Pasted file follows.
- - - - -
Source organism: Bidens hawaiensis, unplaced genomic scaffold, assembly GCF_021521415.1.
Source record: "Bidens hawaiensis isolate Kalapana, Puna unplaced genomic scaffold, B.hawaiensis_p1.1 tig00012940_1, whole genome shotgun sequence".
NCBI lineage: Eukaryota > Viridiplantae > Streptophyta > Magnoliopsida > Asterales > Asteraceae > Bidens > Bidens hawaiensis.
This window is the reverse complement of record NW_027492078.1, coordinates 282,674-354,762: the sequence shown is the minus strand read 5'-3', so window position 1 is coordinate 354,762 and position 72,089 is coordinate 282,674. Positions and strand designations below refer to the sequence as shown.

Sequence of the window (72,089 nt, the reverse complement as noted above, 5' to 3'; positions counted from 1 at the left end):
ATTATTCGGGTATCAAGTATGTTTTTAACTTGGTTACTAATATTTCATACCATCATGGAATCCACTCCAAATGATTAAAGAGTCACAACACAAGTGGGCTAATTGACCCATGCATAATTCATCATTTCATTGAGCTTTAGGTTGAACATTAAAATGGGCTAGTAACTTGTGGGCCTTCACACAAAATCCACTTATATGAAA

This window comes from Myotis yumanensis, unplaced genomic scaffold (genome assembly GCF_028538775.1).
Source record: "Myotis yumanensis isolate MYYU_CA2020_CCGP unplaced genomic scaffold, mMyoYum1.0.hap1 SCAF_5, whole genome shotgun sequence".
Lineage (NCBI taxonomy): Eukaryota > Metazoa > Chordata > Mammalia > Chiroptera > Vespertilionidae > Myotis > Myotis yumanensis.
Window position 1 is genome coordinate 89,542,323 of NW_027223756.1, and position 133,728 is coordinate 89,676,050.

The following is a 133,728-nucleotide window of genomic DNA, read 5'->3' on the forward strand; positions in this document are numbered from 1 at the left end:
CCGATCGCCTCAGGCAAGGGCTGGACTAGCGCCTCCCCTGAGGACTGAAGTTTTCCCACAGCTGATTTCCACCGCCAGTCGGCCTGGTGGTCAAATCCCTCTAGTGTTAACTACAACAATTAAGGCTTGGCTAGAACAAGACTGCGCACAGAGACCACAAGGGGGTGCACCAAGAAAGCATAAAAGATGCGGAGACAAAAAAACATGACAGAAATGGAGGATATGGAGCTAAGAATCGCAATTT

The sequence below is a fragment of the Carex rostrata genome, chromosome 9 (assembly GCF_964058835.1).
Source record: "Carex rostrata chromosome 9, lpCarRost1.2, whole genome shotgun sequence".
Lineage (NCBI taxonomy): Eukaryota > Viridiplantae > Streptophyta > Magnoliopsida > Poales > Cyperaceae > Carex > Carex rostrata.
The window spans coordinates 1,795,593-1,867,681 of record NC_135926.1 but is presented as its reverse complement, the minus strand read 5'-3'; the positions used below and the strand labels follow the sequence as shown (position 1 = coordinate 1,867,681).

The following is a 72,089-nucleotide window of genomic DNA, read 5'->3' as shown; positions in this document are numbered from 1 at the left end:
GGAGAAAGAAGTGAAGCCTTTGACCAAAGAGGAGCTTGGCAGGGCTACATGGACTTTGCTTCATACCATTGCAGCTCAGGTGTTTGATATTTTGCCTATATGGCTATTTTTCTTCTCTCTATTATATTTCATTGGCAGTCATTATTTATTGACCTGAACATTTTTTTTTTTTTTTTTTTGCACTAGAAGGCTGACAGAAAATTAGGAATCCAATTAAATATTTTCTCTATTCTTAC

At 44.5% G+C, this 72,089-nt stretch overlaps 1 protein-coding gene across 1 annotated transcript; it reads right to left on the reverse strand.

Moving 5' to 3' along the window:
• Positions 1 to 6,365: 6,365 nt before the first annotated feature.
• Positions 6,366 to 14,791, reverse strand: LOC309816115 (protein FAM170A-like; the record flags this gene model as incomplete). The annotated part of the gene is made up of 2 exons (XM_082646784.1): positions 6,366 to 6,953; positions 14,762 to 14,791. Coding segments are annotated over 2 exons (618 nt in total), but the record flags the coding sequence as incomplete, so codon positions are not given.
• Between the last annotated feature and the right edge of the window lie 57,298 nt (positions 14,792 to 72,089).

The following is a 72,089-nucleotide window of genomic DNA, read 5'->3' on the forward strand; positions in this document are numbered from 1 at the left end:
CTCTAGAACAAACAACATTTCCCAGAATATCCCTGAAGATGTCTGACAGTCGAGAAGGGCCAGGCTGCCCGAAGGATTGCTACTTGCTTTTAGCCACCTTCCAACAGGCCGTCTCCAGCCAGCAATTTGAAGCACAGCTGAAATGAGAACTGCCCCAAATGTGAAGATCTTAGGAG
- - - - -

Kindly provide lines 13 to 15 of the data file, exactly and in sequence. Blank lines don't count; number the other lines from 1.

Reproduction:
The sequence below is a fragment of the Carex rostrata genome, chromosome 9 (assembly GCF_964058835.1).
Source record: "Carex rostrata chromosome 9, lpCarRost1.2, whole genome shotgun sequence".
Lineage (NCBI taxonomy): Eukaryota > Viridiplantae > Streptophyta > Magnoliopsida > Poales > Cyperaceae > Carex > Carex rostrata.